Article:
Explained: Sisi, Macron and the dubious history of the Legion of Honor of France

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Egyptian President Abdel Fattah el-Sisi may be back in Cairo, but his visit to France last week continues to make waves.
The Egyptian leader was greeted with great fanfare in Paris between December 6 and 8, as French President Emmanuel Macron came under heavy criticism for saying he would not make the future arms sale to Egypt conditional on human rights. the man.

But the news that caused the most uproar online was the revelation by Egyptian state media that Sisi had been awarded a Legion of Honor – the Legion of Honor, one of the highest orders of merit in France.

Two prominent Italian figures – Corrado Augias, a journalist and former member of the European Parliament, and Giovanna Melandri, a former Minister of Culture – later announced on Monday that they were returning their medals in protest, citing torture and death of Italian student Giulio in 2016. Regeni, suspected of being killed by Egyptian security forces.

Following the news release, little context was given on the meaning and history of the particular medal awarded to the Egyptian leader, with some social media and international media users describing the event as nominating Sisi for endorsement.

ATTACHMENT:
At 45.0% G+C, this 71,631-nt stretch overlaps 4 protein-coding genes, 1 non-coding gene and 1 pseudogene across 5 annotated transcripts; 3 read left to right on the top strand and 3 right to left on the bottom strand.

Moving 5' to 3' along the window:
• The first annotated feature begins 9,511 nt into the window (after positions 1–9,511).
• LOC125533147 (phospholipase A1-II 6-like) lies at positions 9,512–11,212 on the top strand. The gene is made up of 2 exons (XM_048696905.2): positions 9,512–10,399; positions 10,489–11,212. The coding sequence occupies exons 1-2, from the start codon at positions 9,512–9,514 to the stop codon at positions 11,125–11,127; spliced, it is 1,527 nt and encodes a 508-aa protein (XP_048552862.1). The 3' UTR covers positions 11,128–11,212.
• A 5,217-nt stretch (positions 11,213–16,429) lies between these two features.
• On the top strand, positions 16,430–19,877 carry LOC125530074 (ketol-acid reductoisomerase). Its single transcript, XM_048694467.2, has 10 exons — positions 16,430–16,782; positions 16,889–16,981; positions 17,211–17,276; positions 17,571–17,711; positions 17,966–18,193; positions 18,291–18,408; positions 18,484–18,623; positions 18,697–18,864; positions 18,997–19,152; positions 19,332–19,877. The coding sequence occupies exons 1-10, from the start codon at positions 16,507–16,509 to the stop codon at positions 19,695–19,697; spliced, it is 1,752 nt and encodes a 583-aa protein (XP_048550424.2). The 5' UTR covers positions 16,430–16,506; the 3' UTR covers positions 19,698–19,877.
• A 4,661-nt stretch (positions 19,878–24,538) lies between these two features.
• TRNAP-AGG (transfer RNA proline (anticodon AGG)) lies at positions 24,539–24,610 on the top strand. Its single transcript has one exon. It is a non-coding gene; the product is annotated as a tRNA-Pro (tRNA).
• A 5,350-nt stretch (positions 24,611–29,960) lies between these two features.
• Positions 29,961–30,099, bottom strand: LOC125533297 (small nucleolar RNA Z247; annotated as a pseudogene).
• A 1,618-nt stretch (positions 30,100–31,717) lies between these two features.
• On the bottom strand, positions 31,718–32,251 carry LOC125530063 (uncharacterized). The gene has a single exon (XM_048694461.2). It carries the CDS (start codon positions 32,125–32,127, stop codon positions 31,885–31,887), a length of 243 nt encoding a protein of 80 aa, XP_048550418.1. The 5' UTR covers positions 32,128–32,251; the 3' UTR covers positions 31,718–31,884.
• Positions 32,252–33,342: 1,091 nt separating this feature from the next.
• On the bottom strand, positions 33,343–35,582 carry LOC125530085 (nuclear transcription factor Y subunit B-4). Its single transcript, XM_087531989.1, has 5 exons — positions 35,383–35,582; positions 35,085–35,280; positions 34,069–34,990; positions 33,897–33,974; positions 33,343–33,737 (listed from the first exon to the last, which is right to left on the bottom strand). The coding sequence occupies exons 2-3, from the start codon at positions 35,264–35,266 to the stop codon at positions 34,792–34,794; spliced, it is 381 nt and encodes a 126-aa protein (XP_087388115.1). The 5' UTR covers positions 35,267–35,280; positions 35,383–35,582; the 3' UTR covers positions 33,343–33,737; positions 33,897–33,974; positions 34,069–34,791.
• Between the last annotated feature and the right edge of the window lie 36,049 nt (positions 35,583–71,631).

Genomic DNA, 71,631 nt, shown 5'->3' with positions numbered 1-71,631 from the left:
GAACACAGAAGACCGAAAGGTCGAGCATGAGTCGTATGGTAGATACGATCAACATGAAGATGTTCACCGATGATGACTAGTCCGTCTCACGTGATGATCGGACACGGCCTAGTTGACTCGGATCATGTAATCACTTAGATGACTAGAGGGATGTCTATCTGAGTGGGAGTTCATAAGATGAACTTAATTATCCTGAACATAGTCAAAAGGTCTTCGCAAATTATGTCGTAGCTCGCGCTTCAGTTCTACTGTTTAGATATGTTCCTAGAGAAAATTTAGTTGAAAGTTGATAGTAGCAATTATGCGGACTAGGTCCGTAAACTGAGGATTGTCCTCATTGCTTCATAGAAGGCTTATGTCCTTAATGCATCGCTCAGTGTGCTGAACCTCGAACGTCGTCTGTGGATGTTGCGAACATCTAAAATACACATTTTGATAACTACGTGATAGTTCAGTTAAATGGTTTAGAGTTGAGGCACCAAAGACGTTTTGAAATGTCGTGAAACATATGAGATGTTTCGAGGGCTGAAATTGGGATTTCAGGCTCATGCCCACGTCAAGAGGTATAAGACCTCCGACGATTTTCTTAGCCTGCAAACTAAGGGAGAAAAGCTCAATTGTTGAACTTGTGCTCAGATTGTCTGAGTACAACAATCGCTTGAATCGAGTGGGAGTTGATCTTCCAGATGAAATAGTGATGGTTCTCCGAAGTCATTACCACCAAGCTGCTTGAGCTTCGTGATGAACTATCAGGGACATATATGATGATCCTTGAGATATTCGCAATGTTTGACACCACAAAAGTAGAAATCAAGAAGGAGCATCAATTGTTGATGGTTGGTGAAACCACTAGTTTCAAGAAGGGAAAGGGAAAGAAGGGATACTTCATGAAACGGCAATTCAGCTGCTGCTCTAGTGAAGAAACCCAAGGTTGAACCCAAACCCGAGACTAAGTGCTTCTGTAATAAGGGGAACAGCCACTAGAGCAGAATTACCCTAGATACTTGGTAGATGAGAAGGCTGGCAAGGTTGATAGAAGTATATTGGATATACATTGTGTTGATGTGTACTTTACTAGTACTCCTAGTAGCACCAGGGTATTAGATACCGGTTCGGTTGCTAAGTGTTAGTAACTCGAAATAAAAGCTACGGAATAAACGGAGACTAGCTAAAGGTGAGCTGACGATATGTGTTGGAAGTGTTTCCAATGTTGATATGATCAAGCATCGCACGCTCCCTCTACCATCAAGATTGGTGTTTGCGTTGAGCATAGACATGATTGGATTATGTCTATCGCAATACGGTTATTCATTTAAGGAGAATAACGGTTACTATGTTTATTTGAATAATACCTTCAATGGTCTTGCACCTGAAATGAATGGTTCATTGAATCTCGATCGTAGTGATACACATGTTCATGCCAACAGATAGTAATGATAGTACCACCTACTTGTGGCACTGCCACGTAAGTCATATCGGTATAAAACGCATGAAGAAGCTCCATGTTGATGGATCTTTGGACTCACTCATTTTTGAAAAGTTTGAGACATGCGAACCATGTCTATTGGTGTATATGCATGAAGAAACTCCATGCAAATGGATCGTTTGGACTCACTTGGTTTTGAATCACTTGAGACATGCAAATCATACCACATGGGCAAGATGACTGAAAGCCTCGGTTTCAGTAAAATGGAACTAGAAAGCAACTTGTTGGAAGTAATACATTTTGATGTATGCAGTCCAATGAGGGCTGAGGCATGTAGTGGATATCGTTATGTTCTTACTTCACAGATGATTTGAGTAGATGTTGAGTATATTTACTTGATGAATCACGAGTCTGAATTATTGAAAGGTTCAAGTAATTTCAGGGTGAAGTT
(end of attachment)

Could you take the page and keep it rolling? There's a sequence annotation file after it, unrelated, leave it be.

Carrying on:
In fact, Sissi’s decoration is part of a long – and controversial – French diplomatic tradition that remains shrouded in secrecy.

What is the Legion of Honor?

Created in 1802 under Napoleon Bonaparte, the Legion of Honor is the most prestigious state award in France, intended to recognize soldiers and civilians for their “eminent service” to the nation. The official website of the Legion of Honor estimates that more than one million people have received the Order of Merit since its inception, with some 92,000 recipients alive today.

The Legion is divided into three ranks: Knight, Officer and Commander of the Legion of Honor. Two other titles of dignitary are set apart, those of Grand Officer and Grand Cross.

Some social media users have metaphors used to explain the distinction.

Augias and Melandri returned their medals as Knights and Officers of the Legion of Honor respectively. But Sissi, on the other hand, would have received the Grand Cross of the Legion of Honor.

While the three ranks of the Legion of Honor are awarded on the basis of merit, Grand Officers and Grand Crosses are in a separate category, awarded as a diplomatic gesture at the discretion of the Grand Master of the Legion of Honor. : the French president.

The Grand Chancellery of the Legion of Honor told the France 24 news channel in 2017 that the large crosses remained “the prerogative of the President of the Republic” – namely, Macron.

There are no official statistics on how many Grand Crosses have been awarded, as they remain a much less public affair than other Legions of Honor. There are usually no public ceremonies to present these medals, and the Official Journal of France is not required to make an announcement when they have been awarded.